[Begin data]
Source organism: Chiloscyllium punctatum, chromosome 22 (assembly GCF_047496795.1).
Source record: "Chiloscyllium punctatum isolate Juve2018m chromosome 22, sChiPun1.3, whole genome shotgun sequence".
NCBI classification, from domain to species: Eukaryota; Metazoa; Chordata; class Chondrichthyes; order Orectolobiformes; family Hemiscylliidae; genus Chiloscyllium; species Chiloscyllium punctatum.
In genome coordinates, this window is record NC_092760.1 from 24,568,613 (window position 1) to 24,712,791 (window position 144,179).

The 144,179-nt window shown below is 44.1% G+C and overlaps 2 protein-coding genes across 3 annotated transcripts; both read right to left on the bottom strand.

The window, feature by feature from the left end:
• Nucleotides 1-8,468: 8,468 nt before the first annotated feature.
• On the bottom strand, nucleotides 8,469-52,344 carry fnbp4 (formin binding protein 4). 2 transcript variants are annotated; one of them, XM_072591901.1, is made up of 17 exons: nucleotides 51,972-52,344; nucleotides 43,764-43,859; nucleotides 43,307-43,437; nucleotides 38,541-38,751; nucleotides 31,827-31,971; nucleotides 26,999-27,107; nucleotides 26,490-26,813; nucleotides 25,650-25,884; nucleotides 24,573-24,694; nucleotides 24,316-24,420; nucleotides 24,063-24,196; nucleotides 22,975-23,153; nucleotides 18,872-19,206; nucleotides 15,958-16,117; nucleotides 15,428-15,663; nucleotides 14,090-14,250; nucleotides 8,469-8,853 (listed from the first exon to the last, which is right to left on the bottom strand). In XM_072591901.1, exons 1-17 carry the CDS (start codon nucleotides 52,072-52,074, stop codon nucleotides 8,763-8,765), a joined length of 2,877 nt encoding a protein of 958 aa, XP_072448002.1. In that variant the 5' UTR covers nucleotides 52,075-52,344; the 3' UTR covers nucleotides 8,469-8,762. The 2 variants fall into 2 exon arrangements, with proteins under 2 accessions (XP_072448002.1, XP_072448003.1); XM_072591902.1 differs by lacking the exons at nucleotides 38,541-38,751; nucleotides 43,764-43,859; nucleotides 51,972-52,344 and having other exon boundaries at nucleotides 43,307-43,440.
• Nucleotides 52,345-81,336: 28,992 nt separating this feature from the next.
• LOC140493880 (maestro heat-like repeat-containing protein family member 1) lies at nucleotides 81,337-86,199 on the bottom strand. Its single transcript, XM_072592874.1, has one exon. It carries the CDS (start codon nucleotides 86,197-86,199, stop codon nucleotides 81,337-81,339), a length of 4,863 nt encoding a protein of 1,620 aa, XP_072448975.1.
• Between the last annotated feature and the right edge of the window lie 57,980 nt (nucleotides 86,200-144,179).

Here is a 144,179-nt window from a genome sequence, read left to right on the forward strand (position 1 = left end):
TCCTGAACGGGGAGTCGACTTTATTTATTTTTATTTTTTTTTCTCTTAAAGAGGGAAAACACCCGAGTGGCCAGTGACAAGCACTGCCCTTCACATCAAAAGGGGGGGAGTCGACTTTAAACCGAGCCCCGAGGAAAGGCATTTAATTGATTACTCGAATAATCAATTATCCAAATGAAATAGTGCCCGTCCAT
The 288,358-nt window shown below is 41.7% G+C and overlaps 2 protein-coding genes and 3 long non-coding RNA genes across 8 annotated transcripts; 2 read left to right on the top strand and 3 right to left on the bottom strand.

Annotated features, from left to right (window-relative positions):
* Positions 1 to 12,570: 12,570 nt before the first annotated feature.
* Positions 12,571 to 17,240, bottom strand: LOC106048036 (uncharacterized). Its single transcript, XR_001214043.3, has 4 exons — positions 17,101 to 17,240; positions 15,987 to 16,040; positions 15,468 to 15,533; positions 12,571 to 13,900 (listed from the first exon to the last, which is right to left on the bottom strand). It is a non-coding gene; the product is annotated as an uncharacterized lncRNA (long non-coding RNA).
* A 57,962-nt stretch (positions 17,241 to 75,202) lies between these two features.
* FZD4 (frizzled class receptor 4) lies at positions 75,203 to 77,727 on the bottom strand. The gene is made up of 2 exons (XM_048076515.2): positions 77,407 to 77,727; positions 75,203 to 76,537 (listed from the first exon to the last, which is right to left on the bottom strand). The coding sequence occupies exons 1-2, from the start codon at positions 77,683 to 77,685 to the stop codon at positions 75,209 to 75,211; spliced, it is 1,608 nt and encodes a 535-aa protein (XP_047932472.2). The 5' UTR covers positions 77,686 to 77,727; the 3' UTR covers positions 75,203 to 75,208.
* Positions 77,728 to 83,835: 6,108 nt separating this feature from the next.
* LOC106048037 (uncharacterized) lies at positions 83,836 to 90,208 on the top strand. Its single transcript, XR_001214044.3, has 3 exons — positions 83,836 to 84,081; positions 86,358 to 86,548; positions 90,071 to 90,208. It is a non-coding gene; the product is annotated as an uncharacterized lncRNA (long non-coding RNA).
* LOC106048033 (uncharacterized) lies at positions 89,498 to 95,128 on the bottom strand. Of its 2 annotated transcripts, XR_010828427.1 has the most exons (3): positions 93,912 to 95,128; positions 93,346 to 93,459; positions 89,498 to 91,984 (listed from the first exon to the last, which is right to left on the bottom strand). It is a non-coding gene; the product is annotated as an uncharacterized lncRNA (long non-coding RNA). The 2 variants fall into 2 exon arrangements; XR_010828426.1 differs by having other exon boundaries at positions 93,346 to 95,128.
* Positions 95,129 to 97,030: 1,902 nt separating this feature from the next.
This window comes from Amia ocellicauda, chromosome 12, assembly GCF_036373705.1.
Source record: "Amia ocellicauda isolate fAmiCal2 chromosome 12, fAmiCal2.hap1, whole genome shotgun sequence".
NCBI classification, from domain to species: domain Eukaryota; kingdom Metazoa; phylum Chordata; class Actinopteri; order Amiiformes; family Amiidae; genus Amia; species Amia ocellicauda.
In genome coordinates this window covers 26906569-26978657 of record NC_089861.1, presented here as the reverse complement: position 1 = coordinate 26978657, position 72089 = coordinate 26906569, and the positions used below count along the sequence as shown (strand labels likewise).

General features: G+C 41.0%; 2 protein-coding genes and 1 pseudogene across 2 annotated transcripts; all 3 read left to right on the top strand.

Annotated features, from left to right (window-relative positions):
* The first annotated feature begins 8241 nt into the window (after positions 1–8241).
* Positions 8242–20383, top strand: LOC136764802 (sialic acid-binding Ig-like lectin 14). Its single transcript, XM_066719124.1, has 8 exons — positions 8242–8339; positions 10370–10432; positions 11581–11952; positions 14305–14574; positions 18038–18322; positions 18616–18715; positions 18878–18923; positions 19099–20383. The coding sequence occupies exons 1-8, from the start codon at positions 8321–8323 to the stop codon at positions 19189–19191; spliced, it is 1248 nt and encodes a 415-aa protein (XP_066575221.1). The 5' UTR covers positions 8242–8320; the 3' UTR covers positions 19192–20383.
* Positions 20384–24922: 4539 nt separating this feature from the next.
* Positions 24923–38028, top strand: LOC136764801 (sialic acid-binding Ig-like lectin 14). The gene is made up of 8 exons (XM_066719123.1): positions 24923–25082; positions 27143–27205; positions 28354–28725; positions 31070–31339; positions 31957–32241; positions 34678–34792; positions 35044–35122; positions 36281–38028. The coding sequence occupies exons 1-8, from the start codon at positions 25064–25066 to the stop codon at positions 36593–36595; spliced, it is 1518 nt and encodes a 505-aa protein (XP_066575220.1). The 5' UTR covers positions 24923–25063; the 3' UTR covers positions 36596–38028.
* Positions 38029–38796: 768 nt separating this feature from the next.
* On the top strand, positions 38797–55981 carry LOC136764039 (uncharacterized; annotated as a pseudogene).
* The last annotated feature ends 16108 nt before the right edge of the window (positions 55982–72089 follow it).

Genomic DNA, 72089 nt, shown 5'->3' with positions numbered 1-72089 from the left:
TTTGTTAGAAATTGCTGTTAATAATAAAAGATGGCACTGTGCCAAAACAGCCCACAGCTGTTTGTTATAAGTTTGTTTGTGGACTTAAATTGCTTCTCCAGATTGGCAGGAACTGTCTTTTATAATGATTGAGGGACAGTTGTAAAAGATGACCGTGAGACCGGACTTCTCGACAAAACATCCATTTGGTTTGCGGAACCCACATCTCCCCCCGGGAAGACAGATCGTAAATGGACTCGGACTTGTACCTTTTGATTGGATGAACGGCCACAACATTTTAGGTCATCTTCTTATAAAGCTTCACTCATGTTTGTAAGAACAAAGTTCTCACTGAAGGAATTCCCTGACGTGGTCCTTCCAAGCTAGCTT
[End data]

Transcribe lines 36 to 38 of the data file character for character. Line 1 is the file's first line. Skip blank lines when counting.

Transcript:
* The last annotated feature ends 16108 nt before the right edge of the window (positions 55982–72089 follow it).

Genomic DNA, 72089 nt, shown 5'->3' with positions numbered 1-72089 from the left:
TTTGTTAGAAATTGCTGTTAATAATAAAAGATGGCACTGTGCCAAAACAGCCCACAGCTGTTTGTTATAAGTTTGTTTGTGGACTTAAATTGCTTCTCCAGATTGGCAGGAACTGTCTTTTATAATGATTGAGGGACAGTTGTAAAAGATGACCGTGAGACCGGACTTCTCGACAAAACATCCATTTGGTTTGCGGAACCCACATCTCCCCCCGGGAAGACAGATCGTAAATGGACTCGGACTTGTACCTTTTGATTGGATGAACGGCCACAACATTTTAGGTCATCTTCTTATAAAGCTTCACTCATGTTTGTAAGAACAAAGTTCTCACTGAAGGAATTCCCTGACGTGGTCCTTCCAAGCTAGCTT